With each passing year, keeping up with labor law posting changes becomes more complicated and difficult to manage. More and more laws are being passed on the state and local level, particularly cities and counties, granting expanded protections to employees. In 2018 alone, we experienced a flurry of new laws covering issues like minimum wage, paid sick leave, pregnancy accommodation, sexual harassment and more.

With each new law, there’s a potential poster update or new poster issued. It takes nearly constant awareness and action to keep your business fully compliant. To help you enter the new year on the right foot, I’m going to address the major trends we’ve seen in the past year affecting labor law posting compliance, including specific posting changes you need to know about. I’ll also share what we’re currently watching, so you’ll have a sense of what is pending and likely to affect your postings in 2019.

First Up: Federal-Level Changes

In 2018, there were no mandatory changes to any of the six federal postings required for employers with 50 or more employees: EEOC, OSHA, FMLA, USERRA, FLSA and EPPA. However, for 2019, some legislation is pending that could impact these federal labor law posters, including:

  • Workflex in the 21St Century Act
  • Family and Medical Insurance Leave Act (FAMILY Act)
  • Economic Security for New Parents Act
  • Federally mandated E-Verify

Note, too, that a change to the “EEO Is the Law” poster issued by the EEOC is also pending. This mandatory update is based on a 2015 law prohibiting discrimination due to sexual orientation and gender identity, as well as a 2014 law expanding veteran protections.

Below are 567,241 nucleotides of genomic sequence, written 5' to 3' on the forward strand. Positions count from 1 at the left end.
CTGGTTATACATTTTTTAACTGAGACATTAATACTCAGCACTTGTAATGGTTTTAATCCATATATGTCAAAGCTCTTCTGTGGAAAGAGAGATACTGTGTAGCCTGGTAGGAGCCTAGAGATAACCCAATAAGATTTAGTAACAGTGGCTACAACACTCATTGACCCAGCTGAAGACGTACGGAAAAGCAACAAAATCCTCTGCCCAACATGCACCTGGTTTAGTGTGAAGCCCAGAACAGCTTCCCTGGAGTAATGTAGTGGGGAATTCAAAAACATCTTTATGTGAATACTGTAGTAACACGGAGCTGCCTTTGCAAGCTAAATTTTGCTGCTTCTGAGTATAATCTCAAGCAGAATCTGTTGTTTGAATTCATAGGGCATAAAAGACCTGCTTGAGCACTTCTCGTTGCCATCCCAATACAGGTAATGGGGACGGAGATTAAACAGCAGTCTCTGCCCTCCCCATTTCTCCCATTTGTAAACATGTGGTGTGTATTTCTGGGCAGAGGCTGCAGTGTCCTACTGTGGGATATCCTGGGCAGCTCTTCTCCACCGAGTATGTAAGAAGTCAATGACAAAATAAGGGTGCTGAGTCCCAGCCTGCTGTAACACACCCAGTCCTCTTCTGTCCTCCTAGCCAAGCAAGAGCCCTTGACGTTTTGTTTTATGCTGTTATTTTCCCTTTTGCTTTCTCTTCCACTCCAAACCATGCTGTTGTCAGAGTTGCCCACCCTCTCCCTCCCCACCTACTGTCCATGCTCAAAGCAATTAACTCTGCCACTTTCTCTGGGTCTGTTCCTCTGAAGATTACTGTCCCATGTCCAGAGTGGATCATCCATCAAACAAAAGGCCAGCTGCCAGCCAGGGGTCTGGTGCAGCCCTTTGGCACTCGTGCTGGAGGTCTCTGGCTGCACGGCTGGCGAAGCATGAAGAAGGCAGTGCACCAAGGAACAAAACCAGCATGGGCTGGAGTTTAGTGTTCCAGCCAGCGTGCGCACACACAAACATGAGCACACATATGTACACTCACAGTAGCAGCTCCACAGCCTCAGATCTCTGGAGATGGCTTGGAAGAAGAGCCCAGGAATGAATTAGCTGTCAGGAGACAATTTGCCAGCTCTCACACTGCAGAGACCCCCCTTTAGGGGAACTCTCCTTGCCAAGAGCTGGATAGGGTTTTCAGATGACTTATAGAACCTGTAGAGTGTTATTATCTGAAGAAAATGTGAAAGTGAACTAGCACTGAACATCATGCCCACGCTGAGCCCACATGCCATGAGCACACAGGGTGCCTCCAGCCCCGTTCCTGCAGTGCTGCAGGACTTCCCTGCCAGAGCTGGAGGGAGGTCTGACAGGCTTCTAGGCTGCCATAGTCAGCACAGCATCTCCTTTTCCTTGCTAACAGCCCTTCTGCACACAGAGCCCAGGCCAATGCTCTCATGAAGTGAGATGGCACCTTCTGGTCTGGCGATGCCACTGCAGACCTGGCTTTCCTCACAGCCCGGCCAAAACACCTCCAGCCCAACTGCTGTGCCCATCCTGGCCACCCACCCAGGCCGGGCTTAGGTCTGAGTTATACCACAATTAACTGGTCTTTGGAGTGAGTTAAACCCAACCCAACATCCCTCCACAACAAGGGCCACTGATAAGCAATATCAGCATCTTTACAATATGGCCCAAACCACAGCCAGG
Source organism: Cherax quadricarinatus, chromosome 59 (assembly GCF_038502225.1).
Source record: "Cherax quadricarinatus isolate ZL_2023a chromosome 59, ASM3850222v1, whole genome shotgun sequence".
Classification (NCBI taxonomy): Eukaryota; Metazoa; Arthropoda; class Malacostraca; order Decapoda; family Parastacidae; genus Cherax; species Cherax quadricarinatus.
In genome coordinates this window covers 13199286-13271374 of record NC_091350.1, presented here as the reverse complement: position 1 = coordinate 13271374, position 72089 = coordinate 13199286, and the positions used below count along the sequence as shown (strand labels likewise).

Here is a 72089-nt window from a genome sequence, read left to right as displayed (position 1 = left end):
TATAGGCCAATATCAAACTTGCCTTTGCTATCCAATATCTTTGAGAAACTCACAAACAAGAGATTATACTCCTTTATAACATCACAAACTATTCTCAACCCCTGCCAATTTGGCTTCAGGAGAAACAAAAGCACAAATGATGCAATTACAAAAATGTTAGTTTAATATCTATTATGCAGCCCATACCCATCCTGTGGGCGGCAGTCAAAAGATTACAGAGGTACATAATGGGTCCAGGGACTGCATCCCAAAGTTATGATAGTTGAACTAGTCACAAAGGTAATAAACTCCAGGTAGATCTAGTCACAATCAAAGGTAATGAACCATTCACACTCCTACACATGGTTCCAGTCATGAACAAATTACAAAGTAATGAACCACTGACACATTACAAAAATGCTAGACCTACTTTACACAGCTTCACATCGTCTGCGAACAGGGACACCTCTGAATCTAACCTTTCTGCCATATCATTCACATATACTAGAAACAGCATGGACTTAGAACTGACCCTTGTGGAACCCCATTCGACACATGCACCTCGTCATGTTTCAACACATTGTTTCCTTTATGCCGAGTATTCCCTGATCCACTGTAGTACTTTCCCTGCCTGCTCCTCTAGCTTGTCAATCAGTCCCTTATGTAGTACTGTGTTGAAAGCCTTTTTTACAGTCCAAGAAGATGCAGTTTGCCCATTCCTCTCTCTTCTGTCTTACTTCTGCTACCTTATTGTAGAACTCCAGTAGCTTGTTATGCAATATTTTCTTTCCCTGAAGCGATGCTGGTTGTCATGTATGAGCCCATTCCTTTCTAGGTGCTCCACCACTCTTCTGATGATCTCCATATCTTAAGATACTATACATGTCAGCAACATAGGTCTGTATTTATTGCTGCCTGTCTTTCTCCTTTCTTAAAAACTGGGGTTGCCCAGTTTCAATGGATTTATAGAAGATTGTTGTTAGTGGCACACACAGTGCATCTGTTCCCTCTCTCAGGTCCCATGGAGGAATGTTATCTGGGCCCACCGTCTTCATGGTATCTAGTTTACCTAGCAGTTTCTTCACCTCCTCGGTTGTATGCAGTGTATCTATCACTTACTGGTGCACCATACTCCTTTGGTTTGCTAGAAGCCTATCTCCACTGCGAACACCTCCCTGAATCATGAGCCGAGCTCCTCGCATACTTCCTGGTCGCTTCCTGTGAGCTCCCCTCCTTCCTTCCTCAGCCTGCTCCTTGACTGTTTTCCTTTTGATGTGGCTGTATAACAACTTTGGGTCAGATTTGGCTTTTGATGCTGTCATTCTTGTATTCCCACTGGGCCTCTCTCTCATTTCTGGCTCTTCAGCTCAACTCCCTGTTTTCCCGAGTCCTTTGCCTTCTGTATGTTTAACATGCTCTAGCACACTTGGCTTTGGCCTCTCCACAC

What We’re Seeing with State Labor Law Compliance

There are approximately 150 state law poster changes per year, and more than 50% require immediate mandatory replacements.

On the state level, compliance gets a lot more involved. In addition to displaying a set of six federal posters, employers must post several state-issued employee notices at each posting site. More states and cities are giving employees expanded protections beyond what federal law provides, and this is what triggers the majority of poster changes.

For example, several states passed laws in 2018 aimed to reduce sexual harassment in the workplace, which required new or updated postings that year: California, Delaware, Illinois and Vermont.

Further, there were these additional state-level legislative changes:


  • Alaska, Virginia, Wyoming — Updated OSHA posters to incorporate information about OSHA’s new penalty amounts for various violations
  • Hawaii, South Carolina — Updated OSHA posters to incorporate new federal OSHA recordkeeping requirements for work-related accidents and fatalities

Pregnancy Discrimination

  • New Jersey, South Carolina, Vermont — Updated or issued new posters addressing pregnancy discrimination and clarifying employer responsibilities to provide reasonable accommodations

Paid Sick Leave

  • Maryland, New Jersey, Rhode Island — New posters were issued based on laws requiring employers to offer paid sick leave (beyond limited federal provisions)

Minimum Wage